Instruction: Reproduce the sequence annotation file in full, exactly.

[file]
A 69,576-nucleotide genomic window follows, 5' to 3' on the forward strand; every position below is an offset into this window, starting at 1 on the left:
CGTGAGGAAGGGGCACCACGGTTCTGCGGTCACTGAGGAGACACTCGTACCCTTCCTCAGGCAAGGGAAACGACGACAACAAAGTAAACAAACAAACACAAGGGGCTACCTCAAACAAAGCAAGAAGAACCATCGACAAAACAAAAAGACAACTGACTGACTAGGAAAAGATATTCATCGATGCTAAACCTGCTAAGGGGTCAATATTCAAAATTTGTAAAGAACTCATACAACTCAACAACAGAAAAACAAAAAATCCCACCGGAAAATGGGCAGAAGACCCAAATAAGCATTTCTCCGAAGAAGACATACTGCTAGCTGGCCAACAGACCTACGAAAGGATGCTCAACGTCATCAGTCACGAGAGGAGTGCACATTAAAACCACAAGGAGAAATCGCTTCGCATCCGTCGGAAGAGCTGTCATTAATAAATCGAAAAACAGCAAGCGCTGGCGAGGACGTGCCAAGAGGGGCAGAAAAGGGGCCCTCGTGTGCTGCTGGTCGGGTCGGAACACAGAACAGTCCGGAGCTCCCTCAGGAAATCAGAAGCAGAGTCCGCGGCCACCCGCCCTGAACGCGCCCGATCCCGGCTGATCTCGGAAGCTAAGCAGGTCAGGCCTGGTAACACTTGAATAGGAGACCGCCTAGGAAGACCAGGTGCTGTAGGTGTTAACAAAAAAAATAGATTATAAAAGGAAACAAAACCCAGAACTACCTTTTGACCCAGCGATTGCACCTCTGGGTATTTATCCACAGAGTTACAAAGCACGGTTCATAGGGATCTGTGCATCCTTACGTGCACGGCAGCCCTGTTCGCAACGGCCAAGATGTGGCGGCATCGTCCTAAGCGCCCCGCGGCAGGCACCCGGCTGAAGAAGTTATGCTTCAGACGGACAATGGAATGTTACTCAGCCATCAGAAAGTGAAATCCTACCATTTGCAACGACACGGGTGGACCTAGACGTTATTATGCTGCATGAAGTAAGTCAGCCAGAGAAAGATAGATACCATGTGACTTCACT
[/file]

A 69,576-nucleotide genomic window follows, 5' to 3' on the forward strand; every position below is an offset into this window, starting at 1 on the left:
CGTGAGGAAGGGGCACCACGGTTCTGCGGTCACTGAGGAGACACTCGTACCCTTCCTCAGGCAAGGGAAACGACGACAACAAAGTAAACAAACAAACACAAGGGGCTACCTCAAACAAAGCAAGAAGAACCATCGACAAAACAAAAAGACAACTGACTGACTAGGAAAAGATATTCATCGATGCTAAACCTGCTAAGGGGTCAATATTCAAAATTTGTAAAGAACTCATACAACTCAACAACAGAAAAACAAAAAATCCCACCGGAAAATGGGCAGAAGACCCAAATAAGCATTTCTCCGAAGAAGACATACTGCTAGCTGGCCAACAGACCTACGAAAGGATGCTCAACGTCATCAGTCACGAGAGGAGTGCACATTAAAACCACAAGGAGAAATCGCTTCGCATCCGTCGGAAGAGCTGTCATTAATAAATCGAAAAACAGCAAGCGCTGGCGAGGACGTGCCAAGAGGGGCAGAAAAGGGGCCCTCGTGTGCTGCTGGTCGGGTCGGAACACAGAACAGTCCGGAGCTCCCTCAGGAAATCAGAAGCAGAGTCCGCGGCCACCCGCCCTGAACGCGCCCGATCCCGGCTGATCTCGGAAGCTAAGCAGGTCAGGCCTGGTAACACTTGAATAGGAGACCGCCTAGGAAGACCAGGTGCTGTAGGTGTTAACAAAAAAAATAGATTATAAAAGGAAACAAAACCCAGAACTACCTTTTGACCCAGCGATTGCACCTCTGGGTATTTATCCACAGAGTTACAAAGCACGGTTCATAGGGATCTGTGCATCCTTACGTGCACGGCAGCCCTGTTCGCAACGGCCAAGATGTGGCGGCATCGTCCTAAGCGCCCCGCGGCAGGCACCCGGCTGAAGAAGTTATGCTTCAGACGGACAATGGAATGTTACTCAGCCATCAGAAAGTGAAATCCTACCATTTGCAACGACACGGGTGGACCTAGACGTTATTATGCTGCATGAAGTAAGTCAGCCAGAGAAAGATAGATACCATGTGACTTCACT